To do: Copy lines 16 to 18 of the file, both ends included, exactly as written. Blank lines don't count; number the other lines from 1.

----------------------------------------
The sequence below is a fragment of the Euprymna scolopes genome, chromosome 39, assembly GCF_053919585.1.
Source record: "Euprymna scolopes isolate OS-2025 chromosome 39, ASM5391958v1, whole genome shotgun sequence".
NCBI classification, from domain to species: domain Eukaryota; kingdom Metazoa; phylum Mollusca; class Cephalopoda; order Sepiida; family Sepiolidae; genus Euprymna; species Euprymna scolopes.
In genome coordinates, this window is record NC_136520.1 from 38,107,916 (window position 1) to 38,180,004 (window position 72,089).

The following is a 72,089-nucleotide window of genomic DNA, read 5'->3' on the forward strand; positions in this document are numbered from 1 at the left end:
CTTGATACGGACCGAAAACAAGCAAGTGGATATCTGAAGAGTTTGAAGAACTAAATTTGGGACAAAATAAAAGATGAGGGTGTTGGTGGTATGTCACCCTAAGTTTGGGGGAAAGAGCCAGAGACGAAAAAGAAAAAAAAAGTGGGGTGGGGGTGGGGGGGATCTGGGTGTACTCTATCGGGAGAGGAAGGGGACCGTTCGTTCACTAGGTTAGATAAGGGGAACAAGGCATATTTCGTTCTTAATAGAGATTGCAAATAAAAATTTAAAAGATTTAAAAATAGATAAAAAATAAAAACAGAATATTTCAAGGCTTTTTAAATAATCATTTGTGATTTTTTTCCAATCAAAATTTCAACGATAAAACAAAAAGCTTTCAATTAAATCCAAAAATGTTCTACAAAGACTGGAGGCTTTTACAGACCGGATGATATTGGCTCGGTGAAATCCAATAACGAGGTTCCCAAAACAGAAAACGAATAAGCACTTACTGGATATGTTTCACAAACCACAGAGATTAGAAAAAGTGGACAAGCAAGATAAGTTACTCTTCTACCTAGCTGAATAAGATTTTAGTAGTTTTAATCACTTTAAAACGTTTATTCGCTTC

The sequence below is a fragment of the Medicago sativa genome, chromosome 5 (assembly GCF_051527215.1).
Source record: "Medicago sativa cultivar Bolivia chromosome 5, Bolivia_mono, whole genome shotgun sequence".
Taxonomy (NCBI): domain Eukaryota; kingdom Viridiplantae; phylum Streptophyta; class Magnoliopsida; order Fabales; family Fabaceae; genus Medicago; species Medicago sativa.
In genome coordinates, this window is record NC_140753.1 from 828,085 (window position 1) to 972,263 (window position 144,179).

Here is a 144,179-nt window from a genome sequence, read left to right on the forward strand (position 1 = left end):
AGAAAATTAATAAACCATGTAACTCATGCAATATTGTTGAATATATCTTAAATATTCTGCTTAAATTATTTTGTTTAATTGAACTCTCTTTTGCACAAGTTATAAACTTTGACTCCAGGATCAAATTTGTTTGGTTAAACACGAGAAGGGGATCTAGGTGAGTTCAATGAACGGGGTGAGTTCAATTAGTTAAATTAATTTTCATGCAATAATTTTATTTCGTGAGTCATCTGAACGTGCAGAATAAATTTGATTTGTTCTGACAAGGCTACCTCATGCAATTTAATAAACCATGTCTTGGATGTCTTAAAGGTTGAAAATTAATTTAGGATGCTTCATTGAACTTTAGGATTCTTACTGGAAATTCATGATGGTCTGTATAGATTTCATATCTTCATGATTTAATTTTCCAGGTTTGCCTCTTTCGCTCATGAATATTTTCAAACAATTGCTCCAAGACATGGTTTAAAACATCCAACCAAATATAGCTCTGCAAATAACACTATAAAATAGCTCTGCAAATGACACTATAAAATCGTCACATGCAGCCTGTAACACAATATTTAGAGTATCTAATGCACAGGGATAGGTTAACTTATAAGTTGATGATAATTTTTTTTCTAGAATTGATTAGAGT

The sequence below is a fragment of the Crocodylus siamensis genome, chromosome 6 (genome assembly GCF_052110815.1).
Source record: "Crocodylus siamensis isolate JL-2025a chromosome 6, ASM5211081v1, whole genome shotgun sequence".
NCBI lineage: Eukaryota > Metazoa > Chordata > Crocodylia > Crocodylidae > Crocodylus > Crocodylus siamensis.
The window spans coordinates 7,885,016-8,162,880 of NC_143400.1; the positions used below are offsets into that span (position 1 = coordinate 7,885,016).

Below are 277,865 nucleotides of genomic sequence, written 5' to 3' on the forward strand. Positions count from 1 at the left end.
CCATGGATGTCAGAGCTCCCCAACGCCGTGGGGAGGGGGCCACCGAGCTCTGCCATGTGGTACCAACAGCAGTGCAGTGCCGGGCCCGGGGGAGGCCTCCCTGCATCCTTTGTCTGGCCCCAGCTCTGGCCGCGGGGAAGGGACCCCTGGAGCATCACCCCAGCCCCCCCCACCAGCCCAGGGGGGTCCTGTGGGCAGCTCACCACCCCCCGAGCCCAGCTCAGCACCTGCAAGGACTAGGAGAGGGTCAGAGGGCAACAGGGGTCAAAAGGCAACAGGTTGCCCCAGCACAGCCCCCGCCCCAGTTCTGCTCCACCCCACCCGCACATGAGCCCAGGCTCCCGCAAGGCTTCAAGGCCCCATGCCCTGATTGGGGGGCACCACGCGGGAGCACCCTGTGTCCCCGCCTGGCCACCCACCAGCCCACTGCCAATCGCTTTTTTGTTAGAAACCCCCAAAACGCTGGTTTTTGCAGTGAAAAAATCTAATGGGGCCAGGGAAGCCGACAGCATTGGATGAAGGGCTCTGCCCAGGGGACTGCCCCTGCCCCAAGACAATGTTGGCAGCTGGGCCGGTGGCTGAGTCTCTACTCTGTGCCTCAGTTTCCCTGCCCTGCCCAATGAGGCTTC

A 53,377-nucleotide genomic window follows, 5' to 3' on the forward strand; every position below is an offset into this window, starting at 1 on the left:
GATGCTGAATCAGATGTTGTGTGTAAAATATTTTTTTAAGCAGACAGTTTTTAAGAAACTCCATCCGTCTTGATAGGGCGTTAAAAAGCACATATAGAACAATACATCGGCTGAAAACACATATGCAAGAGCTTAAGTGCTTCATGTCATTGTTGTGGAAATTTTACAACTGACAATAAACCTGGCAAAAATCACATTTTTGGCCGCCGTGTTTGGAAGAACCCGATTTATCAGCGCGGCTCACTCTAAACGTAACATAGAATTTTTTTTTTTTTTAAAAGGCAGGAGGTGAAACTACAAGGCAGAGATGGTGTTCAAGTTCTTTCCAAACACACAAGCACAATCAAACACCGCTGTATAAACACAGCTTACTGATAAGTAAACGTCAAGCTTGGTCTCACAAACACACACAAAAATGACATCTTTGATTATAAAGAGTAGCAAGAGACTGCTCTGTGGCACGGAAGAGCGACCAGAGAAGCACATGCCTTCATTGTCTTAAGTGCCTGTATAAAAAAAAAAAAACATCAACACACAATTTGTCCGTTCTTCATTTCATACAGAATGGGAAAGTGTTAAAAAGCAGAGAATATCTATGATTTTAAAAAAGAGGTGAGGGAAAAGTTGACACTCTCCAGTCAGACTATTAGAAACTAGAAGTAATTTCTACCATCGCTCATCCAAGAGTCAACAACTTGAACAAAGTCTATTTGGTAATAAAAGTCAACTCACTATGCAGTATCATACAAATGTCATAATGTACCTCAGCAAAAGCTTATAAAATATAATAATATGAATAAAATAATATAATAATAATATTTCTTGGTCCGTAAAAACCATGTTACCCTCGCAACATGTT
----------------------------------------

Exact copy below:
The window spans coordinates 7,885,016-8,162,880 of NC_143400.1; the positions used below are offsets into that span (position 1 = coordinate 7,885,016).

Below are 277,865 nucleotides of genomic sequence, written 5' to 3' on the forward strand. Positions count from 1 at the left end.
CCATGGATGTCAGAGCTCCCCAACGCCGTGGGGAGGGGGCCACCGAGCTCTGCCATGTGGTACCAACAGCAGTGCAGTGCCGGGCCCGGGGGAGGCCTCCCTGCATCCTTTGTCTGGCCCCAGCTCTGGCCGCGGGGAAGGGACCCCTGGAGCATCACCCCAGCCCCCCCCACCAGCCCAGGGGGGTCCTGTGGGCAGCTCACCACCCCCCGAGCCCAGCTCAGCACCTGCAAGGACTAGGAGAGGGTCAGAGGGCAACAGGGGTCAAAAGGCAACAGGTTGCCCCAGCACAGCCCCCGCCCCAGTTCTGCTCCACCCCACCCGCACATGAGCCCAGGCTCCCGCAAGGCTTCAAGGCCCCATGCCCTGATTGGGGGGCACCACGCGGGAGCACCCTGTGTCCCCGCCTGGCCACCCACCAGCCCACTGCCAATCGCTTTTTTGTTAGAAACCCCCAAAACGCTGGTTTTTGCAGTGAAAAAATCTAATGGGGCCAGGGAAGCCGACAGCATTGGATGAAGGGCTCTGCCCAGGGGACTGCCCCTGCCCCAAGACAATGTTGGCAGCTGGGCCGGTGGCTGAGTCTCTACTCTGTGCCTCAGTTTCCCTGCCCTGCCCAATGAGGCTTC